Now for the fun part… meeting dogs in the fur!
A litter of puppies
If you are looking at puppies, look for one that responds to you without throwing himself at you, and that seems able to calm down after a sudden noise or movement.
Be sure to meet the mother dog. (The father may not live on-site. (In fact, the “father” may be frozen sperm from a dog who has since passed on.) The mother will lose some of her coat’s thickness and luster because her body funnels many of her nutrients to her milk supply. To get an idea of her health, look closely at her eyes. They should be clear and bright. The mother dog should be happy to meet you and not show any signs of nervousness, fear, or aggression. You will also get an idea of how your puppy will look as an adult.
At the shelter
Squat sideways to the kennel and do not look directly at the dog. See if the dog watches you quietly or comes over to greet you. Both are good signs! If you have children, see how the dogs responds to them. Ask the shelter staff to visit with the dog outside and take a little walk together.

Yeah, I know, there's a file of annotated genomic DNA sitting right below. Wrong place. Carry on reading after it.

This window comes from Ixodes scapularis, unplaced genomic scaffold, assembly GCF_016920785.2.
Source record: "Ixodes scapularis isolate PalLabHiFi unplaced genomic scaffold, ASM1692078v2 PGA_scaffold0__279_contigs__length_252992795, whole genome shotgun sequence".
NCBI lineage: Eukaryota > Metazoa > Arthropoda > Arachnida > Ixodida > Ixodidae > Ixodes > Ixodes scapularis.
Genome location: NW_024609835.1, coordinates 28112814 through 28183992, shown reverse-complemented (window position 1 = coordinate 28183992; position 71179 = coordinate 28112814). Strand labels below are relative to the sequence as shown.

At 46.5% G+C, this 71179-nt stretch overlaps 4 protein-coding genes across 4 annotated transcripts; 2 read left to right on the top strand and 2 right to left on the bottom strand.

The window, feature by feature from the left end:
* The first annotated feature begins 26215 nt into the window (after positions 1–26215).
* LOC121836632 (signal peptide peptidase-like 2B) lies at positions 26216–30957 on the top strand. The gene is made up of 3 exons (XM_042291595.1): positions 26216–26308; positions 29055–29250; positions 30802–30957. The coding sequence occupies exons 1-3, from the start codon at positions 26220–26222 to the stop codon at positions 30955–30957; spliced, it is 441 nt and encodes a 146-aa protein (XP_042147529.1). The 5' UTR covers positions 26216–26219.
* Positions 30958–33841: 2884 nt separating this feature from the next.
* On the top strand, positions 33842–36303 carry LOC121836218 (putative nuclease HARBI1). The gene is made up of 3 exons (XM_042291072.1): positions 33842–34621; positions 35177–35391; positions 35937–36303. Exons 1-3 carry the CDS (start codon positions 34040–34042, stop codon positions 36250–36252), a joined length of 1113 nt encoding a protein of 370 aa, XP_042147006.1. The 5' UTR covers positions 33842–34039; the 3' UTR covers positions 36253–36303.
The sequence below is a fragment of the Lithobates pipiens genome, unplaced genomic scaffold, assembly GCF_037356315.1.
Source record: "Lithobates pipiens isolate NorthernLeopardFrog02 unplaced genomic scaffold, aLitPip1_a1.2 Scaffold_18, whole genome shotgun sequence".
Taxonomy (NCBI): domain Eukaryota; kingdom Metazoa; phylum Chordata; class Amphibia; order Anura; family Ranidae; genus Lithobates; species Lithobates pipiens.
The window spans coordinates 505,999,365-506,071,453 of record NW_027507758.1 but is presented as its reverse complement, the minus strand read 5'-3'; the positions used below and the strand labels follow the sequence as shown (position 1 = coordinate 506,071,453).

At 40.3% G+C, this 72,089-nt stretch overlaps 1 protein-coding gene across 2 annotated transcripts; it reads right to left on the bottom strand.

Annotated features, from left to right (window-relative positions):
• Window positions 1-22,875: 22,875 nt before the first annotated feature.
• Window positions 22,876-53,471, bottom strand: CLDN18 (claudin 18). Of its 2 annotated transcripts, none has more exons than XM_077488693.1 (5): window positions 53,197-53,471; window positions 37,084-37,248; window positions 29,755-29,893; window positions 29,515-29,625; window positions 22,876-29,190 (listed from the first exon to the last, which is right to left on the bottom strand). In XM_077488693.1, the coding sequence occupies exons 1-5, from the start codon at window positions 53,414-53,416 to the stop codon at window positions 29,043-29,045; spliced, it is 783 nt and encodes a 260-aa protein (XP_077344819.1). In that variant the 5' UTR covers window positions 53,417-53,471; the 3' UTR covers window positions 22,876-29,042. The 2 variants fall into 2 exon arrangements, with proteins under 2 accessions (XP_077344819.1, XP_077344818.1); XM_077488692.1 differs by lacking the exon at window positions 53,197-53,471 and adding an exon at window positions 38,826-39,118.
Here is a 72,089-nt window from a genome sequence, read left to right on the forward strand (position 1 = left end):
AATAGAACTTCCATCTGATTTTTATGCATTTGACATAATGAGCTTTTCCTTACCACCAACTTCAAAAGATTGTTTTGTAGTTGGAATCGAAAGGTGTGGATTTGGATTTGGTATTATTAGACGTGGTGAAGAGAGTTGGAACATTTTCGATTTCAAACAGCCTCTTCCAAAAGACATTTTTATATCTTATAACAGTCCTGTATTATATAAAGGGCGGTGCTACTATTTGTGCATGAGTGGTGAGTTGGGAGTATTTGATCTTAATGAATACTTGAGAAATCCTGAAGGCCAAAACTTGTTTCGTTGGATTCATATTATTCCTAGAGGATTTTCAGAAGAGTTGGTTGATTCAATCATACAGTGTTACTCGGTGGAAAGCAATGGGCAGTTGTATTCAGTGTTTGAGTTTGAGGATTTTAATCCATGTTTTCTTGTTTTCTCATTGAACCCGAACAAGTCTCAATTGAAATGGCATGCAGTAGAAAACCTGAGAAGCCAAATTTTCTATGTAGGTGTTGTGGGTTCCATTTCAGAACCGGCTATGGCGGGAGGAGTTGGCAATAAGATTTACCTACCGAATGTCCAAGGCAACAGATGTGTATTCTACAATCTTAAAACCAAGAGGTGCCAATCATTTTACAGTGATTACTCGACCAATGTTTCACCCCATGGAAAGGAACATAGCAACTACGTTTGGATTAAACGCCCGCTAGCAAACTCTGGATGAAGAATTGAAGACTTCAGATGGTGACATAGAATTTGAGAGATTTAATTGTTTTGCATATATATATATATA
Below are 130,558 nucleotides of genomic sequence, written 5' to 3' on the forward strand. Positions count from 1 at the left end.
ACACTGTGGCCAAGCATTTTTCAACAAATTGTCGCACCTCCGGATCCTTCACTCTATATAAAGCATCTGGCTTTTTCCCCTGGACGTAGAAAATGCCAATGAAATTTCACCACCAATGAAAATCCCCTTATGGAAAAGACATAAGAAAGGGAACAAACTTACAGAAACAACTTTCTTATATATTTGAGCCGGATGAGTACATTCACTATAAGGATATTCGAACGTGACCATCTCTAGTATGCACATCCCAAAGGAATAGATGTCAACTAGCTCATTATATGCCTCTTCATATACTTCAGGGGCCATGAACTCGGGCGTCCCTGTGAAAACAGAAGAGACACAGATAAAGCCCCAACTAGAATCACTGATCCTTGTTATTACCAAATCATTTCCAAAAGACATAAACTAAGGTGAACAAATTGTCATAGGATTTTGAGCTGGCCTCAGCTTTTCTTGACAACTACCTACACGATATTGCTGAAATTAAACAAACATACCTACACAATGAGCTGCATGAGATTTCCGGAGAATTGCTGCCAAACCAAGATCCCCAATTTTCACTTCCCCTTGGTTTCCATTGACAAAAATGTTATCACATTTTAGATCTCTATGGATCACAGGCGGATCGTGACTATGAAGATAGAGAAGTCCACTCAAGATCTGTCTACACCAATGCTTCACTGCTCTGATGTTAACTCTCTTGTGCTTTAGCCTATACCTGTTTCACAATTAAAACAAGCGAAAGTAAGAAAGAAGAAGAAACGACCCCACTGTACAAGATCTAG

At an adoption show
Rescues often have adoption shows at local pet stores. This is a great way to meet multiple dogs and get a feel for their personalities. Often, the person handling the dog is the foster parent, so you can ask all the questions you may have about the dog. Don’t be afraid to ask to walk with the dog a bit away from the rest of the group. (The handler will come with you.) Some dogs are stressed by the adoption show environment and can look a bit antsy, but are perfectly sweet when away from the hustle and bustle. If you are interested in a dog, put in an application and try to arrange a private meeting to get to know the dog better.
A private meeting
Lucky you, a private meetup! Some fosters will do this at their house, or come to your house, or maybe at a local park. This is a great time to see how the dog behaves in a more natural environment. If you are adding a second (or third) dog to your household, this is also the time to introduce the pups and see if they get along. It is often easier to add a dog of the opposite gender. Both dogs should be spayed/neutered.
Consider Your Kids
Your children should not have the final word in your choice of dog. There are characteristics of different dogs that only an adult can understand, so the “cute factor” will only go so far in picking the right fit for your family.
Toy breeds are too delicate for children to hug or carry. Small dogs are more likely to bite if provoked or chased into a corner. Herding breeds may herd children and nip at their heels. Large dogs can scratch or knock over a small child by accident. Dogs bred to be guardians may be great with your kids, but not nice to their friends who come over.
Is your home ready for a dog? Click here to continue the adventure.